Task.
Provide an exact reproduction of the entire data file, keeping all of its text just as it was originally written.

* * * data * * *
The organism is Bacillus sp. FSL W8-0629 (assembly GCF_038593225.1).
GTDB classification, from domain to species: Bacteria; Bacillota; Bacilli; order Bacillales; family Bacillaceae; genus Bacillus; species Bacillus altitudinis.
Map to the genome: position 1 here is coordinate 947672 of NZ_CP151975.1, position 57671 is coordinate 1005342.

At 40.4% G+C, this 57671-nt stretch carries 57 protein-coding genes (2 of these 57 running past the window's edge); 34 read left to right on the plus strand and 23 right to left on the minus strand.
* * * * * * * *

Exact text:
The organism is Bacillus sp. FSL W8-0629 (assembly GCF_038593225.1).
GTDB classification, from domain to species: Bacteria; Bacillota; Bacilli; order Bacillales; family Bacillaceae; genus Bacillus; species Bacillus altitudinis.
Map to the genome: position 1 here is coordinate 947672 of NZ_CP151975.1, position 57671 is coordinate 1005342.

At 40.4% G+C, this 57671-nt stretch carries 57 protein-coding genes (2 of these 57 running past the window's edge); 34 read left to right on the plus strand and 23 right to left on the minus strand.